Optimizing Utilization Efficiencies in Electronegative Discharges: The Importance of the Impedance Phase Angle
W R. Entley, J G. Langan, B S. Felker, Mark A. Sobolewski
We have investigated the operating conditions that result in the greatest utilization efficiencies (UEs) of NF3, CF4, and C2F6 in a capacitively coupled GEC reference cell. We have also independently measured the rf electrical characteristics and optical emission spectra of the plasmas. To avoid inadvertently attributing changes in the UE, discharge impedance, rf currents, or atomic emission intensities to parasitic losses in the matching network or rf delivery system, the rf generator was adjusted to ensure that the same amount of power was dissipated within each discharge. For the NF3 plasmas, argon was used as a diluent and both the NF3 concentration and reactor pressure were varied. For the CF4 and C2F6 based plasmas, the gas compositions were fixed (86 mol % CF4/O2 and 50 mol % C2F6/O2) and the reactor pressure was varied. The greatest CF4 and C2F6 UEs occurred within a narrow range of reactor pressures. For all mixtures, operating conditions that yielded the highest UEs also yielded the brightest plasmas, the lowest impedance magnitudes, the greatest fraction of current flowing to the grounded electrode, and impedance phase angles within a narrow window centered near diameter}pe = -40 C. Within this region, plasma power is most efficiently utilized to dissociate the source gas and excite the atoms that emit light. Collapsed plasmas, observed for high pressure highly electronegative conditions, exhibited very low UEs. At optimal operating conditions the UE of the fluorinated source gases were found to decrease in the order: NF3 > C2F6 > CF4. The results of this study suggest that the baseline corrected fluorine atom emission intensity (703.7 nm), the magnitude of the discharge impedance, or phase angle of the discharge impedance could be monitored to determine the relative fluorinated source gas UE in an arbitrary plasma reactor as the operating conditions are varied. The concept of an ideal NF3 partial pressure could prove to be a useful strategy to prevent the formation of collapsed plasmas at high reactor pressures while maintaining high NF3 UEs.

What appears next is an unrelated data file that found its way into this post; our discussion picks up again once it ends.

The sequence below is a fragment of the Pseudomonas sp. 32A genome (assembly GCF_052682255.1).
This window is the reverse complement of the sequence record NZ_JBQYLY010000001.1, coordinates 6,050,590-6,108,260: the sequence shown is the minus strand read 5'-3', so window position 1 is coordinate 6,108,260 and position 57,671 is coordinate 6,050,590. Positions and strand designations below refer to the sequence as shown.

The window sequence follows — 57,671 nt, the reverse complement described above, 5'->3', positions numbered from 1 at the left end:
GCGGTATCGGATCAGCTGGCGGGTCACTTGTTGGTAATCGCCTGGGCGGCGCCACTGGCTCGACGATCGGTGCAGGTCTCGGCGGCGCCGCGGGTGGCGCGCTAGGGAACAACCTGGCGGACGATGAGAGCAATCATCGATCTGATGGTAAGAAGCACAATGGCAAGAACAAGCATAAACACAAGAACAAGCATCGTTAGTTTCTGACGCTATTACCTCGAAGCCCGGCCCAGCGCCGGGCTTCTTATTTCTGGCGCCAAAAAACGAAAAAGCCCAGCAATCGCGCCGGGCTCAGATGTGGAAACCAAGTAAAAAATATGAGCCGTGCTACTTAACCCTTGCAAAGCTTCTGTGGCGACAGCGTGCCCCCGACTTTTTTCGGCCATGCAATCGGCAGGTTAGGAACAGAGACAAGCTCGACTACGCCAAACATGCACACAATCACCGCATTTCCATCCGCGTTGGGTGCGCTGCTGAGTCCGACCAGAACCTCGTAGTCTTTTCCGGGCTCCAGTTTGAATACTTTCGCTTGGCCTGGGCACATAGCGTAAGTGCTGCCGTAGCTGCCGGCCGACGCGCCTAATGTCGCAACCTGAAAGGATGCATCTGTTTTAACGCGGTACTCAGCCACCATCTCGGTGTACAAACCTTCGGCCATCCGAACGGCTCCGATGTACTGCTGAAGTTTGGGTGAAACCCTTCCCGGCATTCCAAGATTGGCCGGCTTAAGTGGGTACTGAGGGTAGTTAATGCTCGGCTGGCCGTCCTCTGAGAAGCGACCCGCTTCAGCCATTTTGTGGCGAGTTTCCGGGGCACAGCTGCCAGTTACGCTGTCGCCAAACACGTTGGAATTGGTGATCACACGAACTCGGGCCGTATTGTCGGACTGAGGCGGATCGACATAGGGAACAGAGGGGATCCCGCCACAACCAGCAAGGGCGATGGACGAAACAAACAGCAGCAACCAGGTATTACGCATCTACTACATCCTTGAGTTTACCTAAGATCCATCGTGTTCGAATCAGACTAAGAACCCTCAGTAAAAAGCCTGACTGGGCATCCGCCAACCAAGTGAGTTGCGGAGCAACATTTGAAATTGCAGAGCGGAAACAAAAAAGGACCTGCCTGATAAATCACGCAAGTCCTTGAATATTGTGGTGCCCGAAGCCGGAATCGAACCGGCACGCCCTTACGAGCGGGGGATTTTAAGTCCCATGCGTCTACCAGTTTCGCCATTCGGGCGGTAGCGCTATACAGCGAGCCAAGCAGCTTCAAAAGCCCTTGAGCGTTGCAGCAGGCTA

Journal of Applied Physics
C<sub>2</sub>F<sub>6</sub>, CF<sub>4</sub>, destruction, discharge, efficiency, electronegative, impedance, mass spectrometry, NF<sub>3</sub>
, Langan, J.
, Felker, B.
and Sobolewski, M.
Optimizing Utilization Efficiencies in Electronegative Discharges: The Importance of the Impedance Phase Angle, Journal of Applied Physics
(Accessed March 5, 2024)